Were they merely being curious or were they acting on the order of a crazy asshole rooster, I guess we will never know… but then this happened.

We changed our early morning walking route to avoid that particular paddock and instead decided to loop the block. When we stay closer to home, our numerous kediler usually join us. This means it’s me, My Hurley Dog, the dog next door and one, two or three cats. I’m pretty sure the entire village calls me the Pied Piper of Stupid behind my back (or to my face because let’s be honest my Turkish is crap-tastic at best).

There we were enjoying our early morning constitutional when a mama crow swooped down low on us, no doubt warning us to keep away from her nest. The cats were enjoying that game and stayed behind while My Hurley Dog and I continued along. A few minutes later plop… a huge poop landed on My Hurley Dog’s back and then plop… another one, this time on his head. The crow pooped on him with assassin-like precision. He was most unhappy, not because of the pooping but because he knew what would happen next. A bath!

Not long after these first two suspicious incidents, My Hurley Dog joined me on a trip to the ancient city of Uzuncaburç. A few hours from here it’s an archeological site containing the remnants of the ancient town of Diokaisareia, and I wanted to take some photos of him amongst the ruins. They would be Insta-fabulous!

Anyway, the day started off well, despite the oppressive heat, and we travelled up into the mountains. We stopped for strawberries (a steal at 20TL) before exploring an aqueduct at Olba. Finally arriving at Uzuncaburç, we wandered around the theatre where My Hurley Dog sniffed to his heart’s delight before making our way down to the Temple of Zeus.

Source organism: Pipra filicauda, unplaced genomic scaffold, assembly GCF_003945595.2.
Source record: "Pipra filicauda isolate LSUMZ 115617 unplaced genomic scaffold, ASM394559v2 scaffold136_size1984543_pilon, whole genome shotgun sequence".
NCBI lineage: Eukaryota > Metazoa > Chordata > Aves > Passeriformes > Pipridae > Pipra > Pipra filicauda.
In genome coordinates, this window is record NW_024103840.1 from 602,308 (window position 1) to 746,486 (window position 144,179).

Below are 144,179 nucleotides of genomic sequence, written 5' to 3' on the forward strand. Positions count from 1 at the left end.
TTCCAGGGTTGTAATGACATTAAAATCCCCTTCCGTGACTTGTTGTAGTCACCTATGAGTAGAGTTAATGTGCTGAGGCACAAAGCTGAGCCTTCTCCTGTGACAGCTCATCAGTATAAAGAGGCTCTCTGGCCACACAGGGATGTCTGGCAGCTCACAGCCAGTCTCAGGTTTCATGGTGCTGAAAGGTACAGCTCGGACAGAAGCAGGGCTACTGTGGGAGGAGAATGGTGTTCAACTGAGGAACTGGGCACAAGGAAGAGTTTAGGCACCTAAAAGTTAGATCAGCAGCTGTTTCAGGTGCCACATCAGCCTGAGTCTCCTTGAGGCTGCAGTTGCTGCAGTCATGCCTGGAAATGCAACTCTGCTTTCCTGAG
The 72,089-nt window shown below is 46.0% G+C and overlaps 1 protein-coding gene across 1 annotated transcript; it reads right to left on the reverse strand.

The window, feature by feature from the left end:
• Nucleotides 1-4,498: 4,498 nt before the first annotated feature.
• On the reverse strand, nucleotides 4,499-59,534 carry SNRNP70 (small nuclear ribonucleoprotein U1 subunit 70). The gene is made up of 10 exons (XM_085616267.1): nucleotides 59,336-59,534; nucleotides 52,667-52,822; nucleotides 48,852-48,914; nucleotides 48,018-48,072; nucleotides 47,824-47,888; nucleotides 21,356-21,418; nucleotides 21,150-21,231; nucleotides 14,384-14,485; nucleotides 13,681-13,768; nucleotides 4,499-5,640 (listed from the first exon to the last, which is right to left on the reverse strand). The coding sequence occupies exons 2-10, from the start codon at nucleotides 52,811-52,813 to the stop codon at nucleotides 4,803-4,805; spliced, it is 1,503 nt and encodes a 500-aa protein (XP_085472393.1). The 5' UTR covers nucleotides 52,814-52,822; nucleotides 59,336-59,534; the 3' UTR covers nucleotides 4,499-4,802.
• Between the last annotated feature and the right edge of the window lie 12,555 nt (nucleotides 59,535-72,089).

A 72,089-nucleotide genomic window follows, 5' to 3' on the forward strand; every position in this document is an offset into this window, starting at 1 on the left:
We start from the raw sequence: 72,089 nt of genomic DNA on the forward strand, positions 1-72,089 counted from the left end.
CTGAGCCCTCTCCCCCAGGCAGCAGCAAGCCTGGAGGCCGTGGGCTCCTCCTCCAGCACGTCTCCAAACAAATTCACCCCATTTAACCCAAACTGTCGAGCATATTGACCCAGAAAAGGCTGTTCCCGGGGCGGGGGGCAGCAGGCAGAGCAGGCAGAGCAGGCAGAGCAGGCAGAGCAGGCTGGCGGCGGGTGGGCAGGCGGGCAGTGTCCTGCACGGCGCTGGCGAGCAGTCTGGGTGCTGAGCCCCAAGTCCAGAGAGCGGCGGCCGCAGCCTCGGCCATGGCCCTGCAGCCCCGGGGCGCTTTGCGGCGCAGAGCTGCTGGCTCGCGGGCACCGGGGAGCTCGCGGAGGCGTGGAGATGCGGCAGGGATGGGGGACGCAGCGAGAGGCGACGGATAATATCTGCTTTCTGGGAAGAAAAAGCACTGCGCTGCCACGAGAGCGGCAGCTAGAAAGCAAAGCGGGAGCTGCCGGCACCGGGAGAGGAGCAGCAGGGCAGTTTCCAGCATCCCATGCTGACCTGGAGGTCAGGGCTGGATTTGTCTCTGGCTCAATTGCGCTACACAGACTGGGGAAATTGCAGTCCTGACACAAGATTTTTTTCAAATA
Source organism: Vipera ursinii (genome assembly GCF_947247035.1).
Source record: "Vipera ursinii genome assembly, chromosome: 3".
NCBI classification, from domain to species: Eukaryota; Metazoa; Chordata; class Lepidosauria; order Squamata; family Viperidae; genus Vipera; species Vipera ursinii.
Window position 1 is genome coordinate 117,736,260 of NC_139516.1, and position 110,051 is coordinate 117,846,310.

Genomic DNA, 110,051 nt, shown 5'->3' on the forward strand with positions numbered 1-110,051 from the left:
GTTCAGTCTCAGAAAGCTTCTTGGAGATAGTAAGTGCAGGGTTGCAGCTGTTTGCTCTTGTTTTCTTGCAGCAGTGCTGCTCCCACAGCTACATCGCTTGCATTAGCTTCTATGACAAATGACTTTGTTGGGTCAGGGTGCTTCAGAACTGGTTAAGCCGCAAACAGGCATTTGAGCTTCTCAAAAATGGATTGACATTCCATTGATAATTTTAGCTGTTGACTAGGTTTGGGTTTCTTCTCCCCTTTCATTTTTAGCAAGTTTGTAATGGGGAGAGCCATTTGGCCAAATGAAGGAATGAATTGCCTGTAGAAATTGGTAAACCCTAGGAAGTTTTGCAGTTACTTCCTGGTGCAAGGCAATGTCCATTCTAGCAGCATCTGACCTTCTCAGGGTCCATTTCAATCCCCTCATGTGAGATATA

And that’s when it happened. 

Eeks! 

Egads! 

We were set upon by a gang of Turks! Well, more correctly we were attacked by turkeys, wild turkeys. Angry, ginormous, ugly as shit, wild turkeys with their bumpy red heads and that hideous fleshy flap of skin. Bleugh! And don’t get me started on their thoroughly unfriendly behaviour (although if I was as ugly as them, I’d probably need an attitude adjustment as well).

Anyway, these nasty, evil, would-be assassins, appeared out of nowhere and chased My Hurley Dog (and me because yikes!) clear back to the car park. We darted left, they darted right and with a wiggle of their waddle they had both of us pinned against the car. There was a lot of yelling by me, My Hurley Dog, and the hapless employee who worked at the ruins as he tried to separate these disgusting, delicious, creatures from my poodle and I. Needless to say my Hurley Dog was in no condition to further explore Uzuncaburç so another trip in the future will be on the cards (for me because I’m certain my dog is not interested in visiting again).

Fast forward to yesterday: my Hurley Dog and I were in the garden with my various in-laws making bread when who should appear over the back fence but my nemesis, asshole rooster. My Hurley Dog and asshole rooster eyed each other off. No doubt threats were made by both parties via growls and clucks, but an unwritten agreement appears to have been reached. Asshole rooster returned to his side of the fence where he could be heard muttering profanities as he rounded up his women. At the same time, My Hurley Dog came and sat beside me, practically in my lap, where he was given a piping hot piece of fresh bread as a reward for being such a good boy.